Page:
The Jury Talks Back

8/28/2019

The Apparently Looming Indictment of Andrew McCabe

Filed under: Uncategorized — Patterico @ 7:30 am

The New York Times recently reported:

Federal prosecutors in Washington appear to be in the final stages of deciding whether to seek an indictment of Andrew G. McCabe, the former deputy F.B.I. director and a frequent target of President Trump, on charges of lying to federal agents, according to interviews with people familiar with recent developments in the investigation.

In two meetings last week, Mr. McCabe’s lawyers met with the deputy attorney general, Jeffrey A. Rosen, who is expected to be involved in the decision about whether to prosecute, and for more than an hour with the United States attorney for the District of Columbia, Jessie K. Liu, according to a person familiar with the meetings. The person would not detail the discussions, but defense lawyers typically meet with top law enforcement officials to try to persuade them not to indict their client if they failed to get line prosecutors to drop the case.

Such meetings are indeed a strong indication of a possible indictment. I am no fan of Andrew McCabe, as this excerpt from a post I wrote after he was fired should make clear:

You might remember that in October 2016, before the election, I was ranting about the fact that a Terry McAuliffe PAC had donated almost half a million to McCabe’s’s wife’s election campaign . . . and yet McCabe had not recused himself from the Hillary Clinton email investigation. Granted, it’s not crystal clear that McCabe acted as a purely partisan warrior there. If you believe the leaks that he authorized to be made to the Wall Street Journal, he pushed for an investigation of the Clinton Foundation. Then again, as the Washington Post notes today, that same story demonstrated that “some FBI officials thought [McCabe] was standing in the way of the Clinton Foundation investigation.”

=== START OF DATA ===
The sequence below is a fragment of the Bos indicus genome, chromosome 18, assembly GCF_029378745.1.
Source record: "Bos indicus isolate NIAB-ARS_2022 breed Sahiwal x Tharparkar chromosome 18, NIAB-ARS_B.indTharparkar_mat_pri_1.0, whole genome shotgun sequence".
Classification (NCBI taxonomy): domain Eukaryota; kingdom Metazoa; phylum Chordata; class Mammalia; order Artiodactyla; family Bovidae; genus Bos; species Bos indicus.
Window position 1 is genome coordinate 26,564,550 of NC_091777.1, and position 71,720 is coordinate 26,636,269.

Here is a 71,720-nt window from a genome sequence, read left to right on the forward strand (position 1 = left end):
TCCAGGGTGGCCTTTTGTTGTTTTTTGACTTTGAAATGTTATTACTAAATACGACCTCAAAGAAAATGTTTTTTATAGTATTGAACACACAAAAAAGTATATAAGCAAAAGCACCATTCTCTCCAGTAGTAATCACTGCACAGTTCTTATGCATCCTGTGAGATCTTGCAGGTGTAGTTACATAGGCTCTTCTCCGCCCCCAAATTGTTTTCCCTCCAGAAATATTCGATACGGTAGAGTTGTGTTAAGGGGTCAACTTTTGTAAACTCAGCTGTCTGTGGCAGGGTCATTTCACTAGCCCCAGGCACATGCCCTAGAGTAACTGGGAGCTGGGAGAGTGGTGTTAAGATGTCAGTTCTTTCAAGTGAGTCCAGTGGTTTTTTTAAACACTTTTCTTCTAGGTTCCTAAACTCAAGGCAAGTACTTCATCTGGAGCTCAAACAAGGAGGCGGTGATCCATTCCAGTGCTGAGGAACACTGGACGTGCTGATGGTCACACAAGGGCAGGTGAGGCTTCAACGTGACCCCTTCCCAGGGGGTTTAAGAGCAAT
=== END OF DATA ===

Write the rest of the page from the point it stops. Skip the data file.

The point is, if Hillary Clinton’s bag man Terry McAuliffe was delivering sacks of cash to his wife, McCabe had no business ever being anywhere in the chain of command over anything having to do with Hillary Clinton — not the email investigation, not the Clinton Foundation, not any of it. I don’t care that his wife had already lost by the time he became deputy director. The consideration had already been given, and he should have recused himself — yet he didn’t do so until November 1, 2016, which was far too late. I’m not sure whether that failure alone is grounds for termination, but it brought discredit on the FBI. And new evidence that McCabe may have been less than forthright about whether he attended his wife’s campaign events and so forth only contribute to the suspicion.

Let’s place to the side for the moment the laughable fact that McCabe recently signed up to be a CNN contributor, and talk about the ways that Donald Trump has been endangering any possible prosecution of McCabe. Donald Trump is in charge of federal law enforcement, and he has been harshly criticizing McCabe for years. Here are just a few representative tweets:

Regardless of the strength of any possible criminal case against McCabe, it remains extraordinarily unseemly for the head of federal law enforcement to be saying such things, and causes observers to wonder whether any potential indictment is a result of the strength of the case, or a political hit job carried out to please the President of the United States.

The fact that Trump does this kind of thing all the time does not make it less poisonous, but more so. One of the worst things about Trump is his penchant for undermining confidence in law enforcement — both by wildly criticizing law enforcement when it investigates his wrongdoing, and in his continual assumption that law enforcement officials exist to act as his personal political henchmen. And if you don’t like McCabe (as I don’t), and if you think McCabe ought to be prosecuted (as to which I express no opinion), you might even find yourself offended by the fact that Trump is giving McCabe a colorable defense that the apparently imminent prosecution is political and vindictive.

This lout needs to shut his mouth. Of course, he won’t, ever, which is yet another reason why his departure from office needs to be a priority for people who care about the justice system.

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